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Media Advisory 08-014

Engineering: Grand Challenges for the 21st Century

Blue ribbon panel to announce their findings at AAAS meeting in Boston on Fri., Feb. 15

February 13, 2008

This material is available primarily for archival purposes. Telephone numbers or other contact information may be out of date; please see current contact information at media contacts.

For the last year, an 18-member blue ribbon panel has been determining key grand challenges that will face society in the 21st century, challenges for which engineering will provide the solutions. Convened by the National Academy of Engineering at the request of the National Science Foundation, the panel included experts from a wide range of fields, from a founder of Google and a pioneer in the mapping of the human genome to a Nobel laureate and a past director of the National Institutes of Health.

Members of the panel will announce the challenges--findings that considered input from countless members of the engineering community and general public and were reviewed by more than 50 experts--on Feb. 15, 2008, at the American Association for the Advancement of Science (AAAS) annual meeting in Boston.

Reporters registered for AAAS (only) can attend.

What:News conference to announce the Engineering Grand Challenges
When:Friday, Feb. 15, 2:00 p.m. EST
Where:American Association for the Advancement of Science (AAAS) annual meeting, Room 112, Hynes Convention Center, Boston, Mass.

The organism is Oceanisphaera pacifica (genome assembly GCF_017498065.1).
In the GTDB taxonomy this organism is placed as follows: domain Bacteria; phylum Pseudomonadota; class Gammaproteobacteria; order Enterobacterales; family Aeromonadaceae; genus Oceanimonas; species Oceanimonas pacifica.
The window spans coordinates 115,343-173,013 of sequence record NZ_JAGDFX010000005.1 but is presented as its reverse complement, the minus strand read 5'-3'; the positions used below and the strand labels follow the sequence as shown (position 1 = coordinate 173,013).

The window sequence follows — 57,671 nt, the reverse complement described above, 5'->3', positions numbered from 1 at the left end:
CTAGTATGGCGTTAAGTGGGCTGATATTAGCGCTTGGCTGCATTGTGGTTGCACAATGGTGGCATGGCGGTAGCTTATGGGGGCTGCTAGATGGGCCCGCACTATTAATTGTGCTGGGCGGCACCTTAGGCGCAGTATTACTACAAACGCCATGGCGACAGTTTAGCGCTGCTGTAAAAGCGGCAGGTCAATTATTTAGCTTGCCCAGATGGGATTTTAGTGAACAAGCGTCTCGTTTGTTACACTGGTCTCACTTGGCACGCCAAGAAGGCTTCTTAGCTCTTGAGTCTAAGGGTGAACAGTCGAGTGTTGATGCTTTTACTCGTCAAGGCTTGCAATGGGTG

Who:Charles M. Vest (President, National Academy of Engineering)
William J. Perry (former U.S. Secretary of Defense, current Stanford University professor)
Ray Kurzweil (Kurzweil Technologies)
Calestous Juma (Harvard University)

For more information, contact Randy Atkins, Senior Media Relations Officer National Academy of Engineering, 202-334-1508,

More information about the Engineering Grand Challenges can be found at

The committe members who devised the challenges are:

William Perry (chair)Robert Langer
Alec BroersJaime Lerner
Farouk El-BazBindu Lohani
Wesley HarrisJane Lubchenco
Bernadine HealyMario Molína
W. Daniel HillisLarry Page
Calestous JumaRobert Socolow
Dean KamenJ. Craig Venter
Raymond KurzweilJackie Ying


Media Contacts
Joshua A. Chamot, NSF, (703) 292-7730, email:

The U.S. National Science Foundation propels the nation forward by advancing fundamental research in all fields of science and engineering. NSF supports research and people by providing facilities, instruments and funding to support their ingenuity and sustain the U.S. as a global leader in research and innovation. With a fiscal year 2023 budget of $9.5 billion, NSF funds reach all 50 states through grants to nearly 2,000 colleges, universities and institutions. Each year, NSF receives more than 40,000 competitive proposals and makes about 11,000 new awards. Those awards include support for cooperative research with industry, Arctic and Antarctic research and operations, and U.S. participation in international scientific efforts.

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